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Does this bus stop at Sauchiehall Street?

Aidan Reid

Bus usage is one of those issues which can appear to have a clear and simple set of policy implications. As the most popular transport mode out with the car, the smooth running of buses ensures Scotland keeps on moving. This requires a road network worthy of the name and operators willing to run services which meet people’s needs. That it is a consistently declining mode of transport in terms of popularity would suggest there is work to do to achieve either goal.

Look closer, though, and the biggest policy questions facing our politicians can all be linked in some way to the act of getting on the bus. As the cheapest and most ubiquitous form of transport, the frequency of bus services can condemn or reinvigorate the poorest urban area and most remote communities alike. The access they can provide to health facilities, local amenities and significant job sites can play a major role in a community’s health and wellbeing. Affordability, particularly for young people, job seekers and pensioners, can decide whether these groups choose to stay in a community or move elsewhere. Provided the buses are of the low-emission variety, they also enable people to reduce emissions.

All this gives the decline in bus usage greater potency. It should not surprise people, then, that in seeking to plan for a new Transport Bill, the Scottish Government has focused on the bus ahead of the plane, the train or the automobile.

Recent consultations on bus franchising and smart ticketing reflected the potential key issues which will be covered in the Bill regarding buses. The smart ticketing call for evidence focused on getting bus franchises to adopt smart ticketing which can be used across the bus and rail network. The franchising consultation looked at several new models for conducting services, up to and including the successful Lothian Buses model of local authority operation through an arm’s length agency.

The responses to these consultations indicated there is popular support for their core proposals. The bus services response indicated a general trend towards enshrining partnership working between bus operators and local authorities, with regulation to enable this if necessary. There was also support for the principle of transport and local authorities being involved in services, particularly for “socially important” routes. On potential impacts, hopes that increased bus usage may lead to reduced emissions was reflected in the responses.

Similar efforts to regulate were supported in the smart ticketing responses, with sanctions for non-compliance suggested as a means of ensuring operators started making changes. Centralising the management of e-ticketing into one body was also supported, though concerns were raised as to the negative cost implications for some rural bus operators which would result from upgrading their systems.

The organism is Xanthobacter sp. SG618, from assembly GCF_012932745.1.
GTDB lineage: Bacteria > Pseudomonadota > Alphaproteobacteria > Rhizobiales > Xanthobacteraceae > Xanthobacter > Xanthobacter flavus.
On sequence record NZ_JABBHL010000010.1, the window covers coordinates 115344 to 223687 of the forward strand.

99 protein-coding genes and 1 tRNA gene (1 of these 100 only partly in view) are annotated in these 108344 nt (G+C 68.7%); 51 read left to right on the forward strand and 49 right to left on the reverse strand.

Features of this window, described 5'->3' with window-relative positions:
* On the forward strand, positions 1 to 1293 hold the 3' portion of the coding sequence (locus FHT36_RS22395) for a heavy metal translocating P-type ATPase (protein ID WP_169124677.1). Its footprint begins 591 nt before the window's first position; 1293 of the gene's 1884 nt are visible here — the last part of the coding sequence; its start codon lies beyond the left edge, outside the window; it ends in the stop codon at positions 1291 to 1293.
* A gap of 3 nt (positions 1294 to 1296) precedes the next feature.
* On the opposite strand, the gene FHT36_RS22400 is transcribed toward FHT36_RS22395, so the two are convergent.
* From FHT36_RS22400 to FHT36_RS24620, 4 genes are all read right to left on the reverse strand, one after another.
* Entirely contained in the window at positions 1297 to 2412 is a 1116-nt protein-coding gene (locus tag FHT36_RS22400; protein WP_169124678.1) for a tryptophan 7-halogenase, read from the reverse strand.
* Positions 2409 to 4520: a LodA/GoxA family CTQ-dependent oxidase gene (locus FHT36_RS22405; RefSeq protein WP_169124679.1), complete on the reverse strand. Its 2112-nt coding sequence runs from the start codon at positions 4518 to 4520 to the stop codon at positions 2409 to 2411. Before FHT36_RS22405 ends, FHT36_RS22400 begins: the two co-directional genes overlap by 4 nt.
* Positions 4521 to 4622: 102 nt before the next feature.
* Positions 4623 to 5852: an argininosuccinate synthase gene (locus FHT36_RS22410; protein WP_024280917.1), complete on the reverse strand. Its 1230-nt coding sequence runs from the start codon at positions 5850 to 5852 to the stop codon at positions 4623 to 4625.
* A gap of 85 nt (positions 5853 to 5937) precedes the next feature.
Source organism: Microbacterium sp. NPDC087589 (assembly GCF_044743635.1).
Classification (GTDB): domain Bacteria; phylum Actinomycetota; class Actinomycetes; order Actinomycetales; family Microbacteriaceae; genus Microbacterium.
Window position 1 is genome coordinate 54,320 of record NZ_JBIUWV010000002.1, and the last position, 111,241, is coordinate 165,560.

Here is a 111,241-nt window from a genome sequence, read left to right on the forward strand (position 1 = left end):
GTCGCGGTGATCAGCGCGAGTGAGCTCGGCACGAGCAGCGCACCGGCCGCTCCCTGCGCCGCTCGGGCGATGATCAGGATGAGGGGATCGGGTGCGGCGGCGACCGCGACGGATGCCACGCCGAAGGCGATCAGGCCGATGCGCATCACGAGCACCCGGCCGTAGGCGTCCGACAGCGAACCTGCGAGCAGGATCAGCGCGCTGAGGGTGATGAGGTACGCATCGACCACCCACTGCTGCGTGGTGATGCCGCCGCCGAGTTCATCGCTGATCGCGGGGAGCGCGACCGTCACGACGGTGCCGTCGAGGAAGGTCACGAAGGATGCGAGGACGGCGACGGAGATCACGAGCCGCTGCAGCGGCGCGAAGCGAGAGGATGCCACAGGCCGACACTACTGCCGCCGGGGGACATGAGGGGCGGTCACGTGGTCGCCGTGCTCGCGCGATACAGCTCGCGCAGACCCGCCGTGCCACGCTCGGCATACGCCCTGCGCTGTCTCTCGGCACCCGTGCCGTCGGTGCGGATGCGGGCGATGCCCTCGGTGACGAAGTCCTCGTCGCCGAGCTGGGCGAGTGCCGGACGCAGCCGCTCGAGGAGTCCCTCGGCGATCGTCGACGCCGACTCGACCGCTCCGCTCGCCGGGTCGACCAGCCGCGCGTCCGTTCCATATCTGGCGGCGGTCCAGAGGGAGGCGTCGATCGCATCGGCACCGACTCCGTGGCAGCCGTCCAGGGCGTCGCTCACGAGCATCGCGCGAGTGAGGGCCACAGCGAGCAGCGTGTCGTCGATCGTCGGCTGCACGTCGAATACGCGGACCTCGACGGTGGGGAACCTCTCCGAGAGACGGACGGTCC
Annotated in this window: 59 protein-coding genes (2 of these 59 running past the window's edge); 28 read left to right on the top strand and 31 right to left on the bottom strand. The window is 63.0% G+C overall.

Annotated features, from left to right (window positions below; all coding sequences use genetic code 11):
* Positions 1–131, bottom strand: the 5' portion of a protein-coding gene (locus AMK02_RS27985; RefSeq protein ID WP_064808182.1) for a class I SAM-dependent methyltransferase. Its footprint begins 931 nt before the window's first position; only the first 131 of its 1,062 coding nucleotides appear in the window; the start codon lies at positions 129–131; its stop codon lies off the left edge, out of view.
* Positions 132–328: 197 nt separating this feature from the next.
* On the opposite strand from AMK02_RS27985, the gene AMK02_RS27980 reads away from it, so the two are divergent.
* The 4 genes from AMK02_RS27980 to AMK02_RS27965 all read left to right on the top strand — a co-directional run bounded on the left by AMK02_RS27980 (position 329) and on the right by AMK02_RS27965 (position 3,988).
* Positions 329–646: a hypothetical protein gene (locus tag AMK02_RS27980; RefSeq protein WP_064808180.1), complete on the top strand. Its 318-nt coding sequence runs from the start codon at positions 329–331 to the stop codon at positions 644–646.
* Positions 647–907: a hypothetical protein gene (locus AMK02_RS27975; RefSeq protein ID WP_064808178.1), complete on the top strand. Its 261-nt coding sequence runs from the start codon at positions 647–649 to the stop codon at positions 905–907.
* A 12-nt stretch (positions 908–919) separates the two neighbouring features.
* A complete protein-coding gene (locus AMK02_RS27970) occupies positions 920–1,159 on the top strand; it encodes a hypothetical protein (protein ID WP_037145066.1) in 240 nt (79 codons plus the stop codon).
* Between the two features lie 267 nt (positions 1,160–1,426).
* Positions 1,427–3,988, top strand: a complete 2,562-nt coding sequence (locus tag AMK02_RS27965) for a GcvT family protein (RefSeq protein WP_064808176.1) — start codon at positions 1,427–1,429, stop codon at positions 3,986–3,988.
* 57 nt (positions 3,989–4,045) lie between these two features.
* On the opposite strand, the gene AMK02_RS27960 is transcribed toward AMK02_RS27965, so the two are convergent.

What was most interesting, though, was additional comments for both highlighted the cost of bus fares and their frequency (or lack of) as key issues. This reflects the two core areas in which improvement will be hoped for as a result of the proposed initiatives. Smart ticketing should enable people to automatically receive the cheapest fare, possibly across different bus operators, while local authority-run bus operators may provide more frequent services on key lines which, while lacking immediate cash benefits, could have long-term economic benefits for these areas.

Proposals for low emission zones (LEZs) might have as greater impact on bus services than either consultation. Buses are the only mode being initially targeted in the first LEZ in Glasgow and this appears to be based on a desire to radically shift operators from old polluting models to cleaner, greener ones on which car users can rely when their SUV is no longer welcome in city centres. Current initiatives to fund this change, such as Transport Scotland’s Green Bus Fund, are going to have to scale up rapidly if such quick transitions are to be achieved across Scotland’s cities without an impact on service frequency or the cost of fares.

With all this going on, it can be safely said continued declines in bus passenger numbers are no longer an option for the Government. The efforts to address it, which will be outlined in the Transport Bill by summer recess, could have significant implications. This Bill will potentially enable bus operators to fully embrace the 21st century and decidedly shift decades of increased reliance on the car back towards the bus. It remains to be seen whether such lofty ambitions are matched by concrete policy proposals, or whether the opportunity is allowed to pass by and bus users are left to huddle in a shelter, waiting for the next strategy or Bill to provide the fundamental rethink needed for the bus network.

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